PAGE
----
Spoiler

main character is a domestic abuse victim, suffering abuse from her family members and then the husband, but for fuck's sake, she decides to kill him in the end not for being his punching and rape bag, but because: "Oh, how dared he withhold letters from my best friend for all these years. Nah, imma try slicing your throat". UGH, I can't even...

You know what, I won't even write more about this movie. Feck this movie.

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Although I've never understood the fascination with the thug, this film is an underappreciated gem, if a bit long at 2 hrs 40 min.   Breathtaking cinematography by Roger Deakins. 

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Blade Runner (1982), 7/10. Initially the world-building was very interesting, but when it came to the core action segments, it was a snooze-fest by today's standards, however, the story was alright.

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Watched Beverly Hills Cop and its two sequels. I spent most of the last just fast forwarding. WHY did Eddie do this crapshit? And not spoilering because it's in the blurb--WHY did they kill Chief Todd? Judge Reinhold was the only one of the supporting cast that returned. And what he turned into since the second movie was just...sad. So I'm pretending three never happened.

And then I watched Midnight Run. Just plain good fun. I remember that The Untouchables was the first movie I saw of Robert DeNiro. And that Midnight Run was the next movie, and I was like WOWZA! Didn't know that he'd packed on the pounds and shaved his hair for the role of Capone. Well, I know he packed on the pounds. Not so sure about the hair.

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On 3/29/2021 at 2:00 PM, Rushmoras said:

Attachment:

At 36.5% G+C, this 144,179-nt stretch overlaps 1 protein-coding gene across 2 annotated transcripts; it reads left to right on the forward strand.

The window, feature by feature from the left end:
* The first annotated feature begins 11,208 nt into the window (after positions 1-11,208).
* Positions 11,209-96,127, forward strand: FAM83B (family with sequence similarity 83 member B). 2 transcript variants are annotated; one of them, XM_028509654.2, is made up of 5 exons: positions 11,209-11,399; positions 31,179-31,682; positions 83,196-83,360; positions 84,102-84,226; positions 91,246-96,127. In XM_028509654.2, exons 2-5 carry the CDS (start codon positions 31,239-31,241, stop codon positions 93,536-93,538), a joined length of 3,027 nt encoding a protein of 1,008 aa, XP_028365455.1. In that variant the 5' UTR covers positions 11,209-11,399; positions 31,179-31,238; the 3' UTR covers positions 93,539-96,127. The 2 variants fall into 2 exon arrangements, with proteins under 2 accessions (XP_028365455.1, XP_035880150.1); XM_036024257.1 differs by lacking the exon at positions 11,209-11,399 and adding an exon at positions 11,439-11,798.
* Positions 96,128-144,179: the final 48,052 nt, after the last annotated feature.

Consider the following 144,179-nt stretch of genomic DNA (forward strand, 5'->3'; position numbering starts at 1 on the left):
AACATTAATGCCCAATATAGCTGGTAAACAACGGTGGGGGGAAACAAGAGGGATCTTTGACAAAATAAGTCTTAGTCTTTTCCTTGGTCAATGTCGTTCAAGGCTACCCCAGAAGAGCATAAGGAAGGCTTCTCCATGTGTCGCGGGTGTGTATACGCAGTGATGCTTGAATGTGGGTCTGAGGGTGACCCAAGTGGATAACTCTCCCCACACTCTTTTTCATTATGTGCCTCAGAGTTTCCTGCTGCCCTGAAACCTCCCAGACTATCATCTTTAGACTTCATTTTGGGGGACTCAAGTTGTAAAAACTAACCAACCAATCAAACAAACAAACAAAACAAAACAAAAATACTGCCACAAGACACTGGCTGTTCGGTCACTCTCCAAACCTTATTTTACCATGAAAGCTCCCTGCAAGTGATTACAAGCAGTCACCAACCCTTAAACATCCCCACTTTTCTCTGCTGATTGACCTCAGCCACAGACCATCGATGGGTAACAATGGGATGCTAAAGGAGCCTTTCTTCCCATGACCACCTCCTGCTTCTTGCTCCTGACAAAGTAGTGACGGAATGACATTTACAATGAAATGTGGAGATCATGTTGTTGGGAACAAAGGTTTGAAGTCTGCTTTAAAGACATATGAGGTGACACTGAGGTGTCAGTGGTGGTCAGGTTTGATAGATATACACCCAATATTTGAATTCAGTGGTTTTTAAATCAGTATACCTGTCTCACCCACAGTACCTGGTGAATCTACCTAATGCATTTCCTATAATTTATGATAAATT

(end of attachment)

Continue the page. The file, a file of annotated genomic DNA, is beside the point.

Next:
Blade Runner (1982), 7/10. Initially the world-building was very interesting, but when it came to the core action segments, it was a snooze-fest by today's standards, however, the story was alright.

I think the world needs SF movies that aren't action movies. Blade Runner and its sequel are prime examples of how to do it well. Write a good story, hire good actors.

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Also rewatched Argo over the weekend.

I was in the second and third grade when all of it happened, but I still remember how we talked about it in school.

Those minutes while they waited while the Iranis ‚Äúverified‚ÄĚ their covers, as they got into the shuttle, the plane, and then finally lifting off, still had my heart pounding and on the edge of my seat.

While I’m not a fan of Affleck’s acting, he did a good job directing this. And the casting director did a phenomenal job.

Then I watched 1972’s The Candidate which just gave me a headache, with all the overtalking and chaos.

Edited by GHScorpiosRule
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On 3/28/2021 at 9:49 AM, Razzberry said:

Although I've never understood the fascination with the thug, this film is an underappreciated gem, if a bit long at 2 hrs 40 min.   Breathtaking cinematography by Roger Deakins. 

Speaking as one of the six people who actually saw this in a real movie theater, its cinematography truly is art.  And it's all done with lenses.